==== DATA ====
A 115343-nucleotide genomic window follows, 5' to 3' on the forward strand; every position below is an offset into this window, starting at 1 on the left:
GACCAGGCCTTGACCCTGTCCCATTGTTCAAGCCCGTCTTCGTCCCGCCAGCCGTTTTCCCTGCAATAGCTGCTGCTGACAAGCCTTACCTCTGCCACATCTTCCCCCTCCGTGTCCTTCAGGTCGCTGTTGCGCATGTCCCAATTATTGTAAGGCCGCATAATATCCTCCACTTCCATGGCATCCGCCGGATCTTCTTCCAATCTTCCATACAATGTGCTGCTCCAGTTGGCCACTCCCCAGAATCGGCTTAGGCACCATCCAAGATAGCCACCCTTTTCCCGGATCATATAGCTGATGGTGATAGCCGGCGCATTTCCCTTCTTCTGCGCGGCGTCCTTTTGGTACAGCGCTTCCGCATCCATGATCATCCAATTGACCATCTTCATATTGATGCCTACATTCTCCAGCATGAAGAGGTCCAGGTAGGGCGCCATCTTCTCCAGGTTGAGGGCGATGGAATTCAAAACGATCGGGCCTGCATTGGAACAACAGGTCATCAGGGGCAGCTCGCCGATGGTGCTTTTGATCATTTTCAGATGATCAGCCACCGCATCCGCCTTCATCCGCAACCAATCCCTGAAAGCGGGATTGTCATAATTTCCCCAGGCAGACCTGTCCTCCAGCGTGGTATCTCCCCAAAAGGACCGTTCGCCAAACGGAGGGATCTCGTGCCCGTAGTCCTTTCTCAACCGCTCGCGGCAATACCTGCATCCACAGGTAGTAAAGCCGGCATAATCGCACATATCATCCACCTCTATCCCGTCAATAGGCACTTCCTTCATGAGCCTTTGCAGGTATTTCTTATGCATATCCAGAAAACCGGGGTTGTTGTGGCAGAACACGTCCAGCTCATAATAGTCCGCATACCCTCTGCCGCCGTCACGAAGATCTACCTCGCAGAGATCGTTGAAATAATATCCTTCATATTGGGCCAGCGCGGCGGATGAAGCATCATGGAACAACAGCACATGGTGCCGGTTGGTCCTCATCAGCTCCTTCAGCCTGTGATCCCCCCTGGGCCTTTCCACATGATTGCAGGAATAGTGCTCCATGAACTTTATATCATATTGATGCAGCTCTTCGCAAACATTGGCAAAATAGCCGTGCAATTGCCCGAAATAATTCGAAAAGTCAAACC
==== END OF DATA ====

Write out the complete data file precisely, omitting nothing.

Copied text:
A 115343-nucleotide genomic window follows, 5' to 3' on the forward strand; every position below is an offset into this window, starting at 1 on the left:
GACCAGGCCTTGACCCTGTCCCATTGTTCAAGCCCGTCTTCGTCCCGCCAGCCGTTTTCCCTGCAATAGCTGCTGCTGACAAGCCTTACCTCTGCCACATCTTCCCCCTCCGTGTCCTTCAGGTCGCTGTTGCGCATGTCCCAATTATTGTAAGGCCGCATAATATCCTCCACTTCCATGGCATCCGCCGGATCTTCTTCCAATCTTCCATACAATGTGCTGCTCCAGTTGGCCACTCCCCAGAATCGGCTTAGGCACCATCCAAGATAGCCACCCTTTTCCCGGATCATATAGCTGATGGTGATAGCCGGCGCATTTCCCTTCTTCTGCGCGGCGTCCTTTTGGTACAGCGCTTCCGCATCCATGATCATCCAATTGACCATCTTCATATTGATGCCTACATTCTCCAGCATGAAGAGGTCCAGGTAGGGCGCCATCTTCTCCAGGTTGAGGGCGATGGAATTCAAAACGATCGGGCCTGCATTGGAACAACAGGTCATCAGGGGCAGCTCGCCGATGGTGCTTTTGATCATTTTCAGATGATCAGCCACCGCATCCGCCTTCATCCGCAACCAATCCCTGAAAGCGGGATTGTCATAATTTCCCCAGGCAGACCTGTCCTCCAGCGTGGTATCTCCCCAAAAGGACCGTTCGCCAAACGGAGGGATCTCGTGCCCGTAGTCCTTTCTCAACCGCTCGCGGCAATACCTGCATCCACAGGTAGTAAAGCCGGCATAATCGCACATATCATCCACCTCTATCCCGTCAATAGGCACTTCCTTCATGAGCCTTTGCAGGTATTTCTTATGCATATCCAGAAAACCGGGGTTGTTGTGGCAGAACACGTCCAGCTCATAATAGTCCGCATACCCTCTGCCGCCGTCACGAAGATCTACCTCGCAGAGATCGTTGAAATAATATCCTTCATATTGGGCCAGCGCGGCGGATGAAGCATCATGGAACAACAGCACATGGTGCCGGTTGGTCCTCATCAGCTCCTTCAGCCTGTGATCCCCCCTGGGCCTTTCCACATGATTGCAGGAATAGTGCTCCATGAACTTTATATCATATTGATGCAGCTCTTCGCAAACATTGGCAAAATAGCCGTGCAATTGCCCGAAATAATTCGAAAAGTCAAACC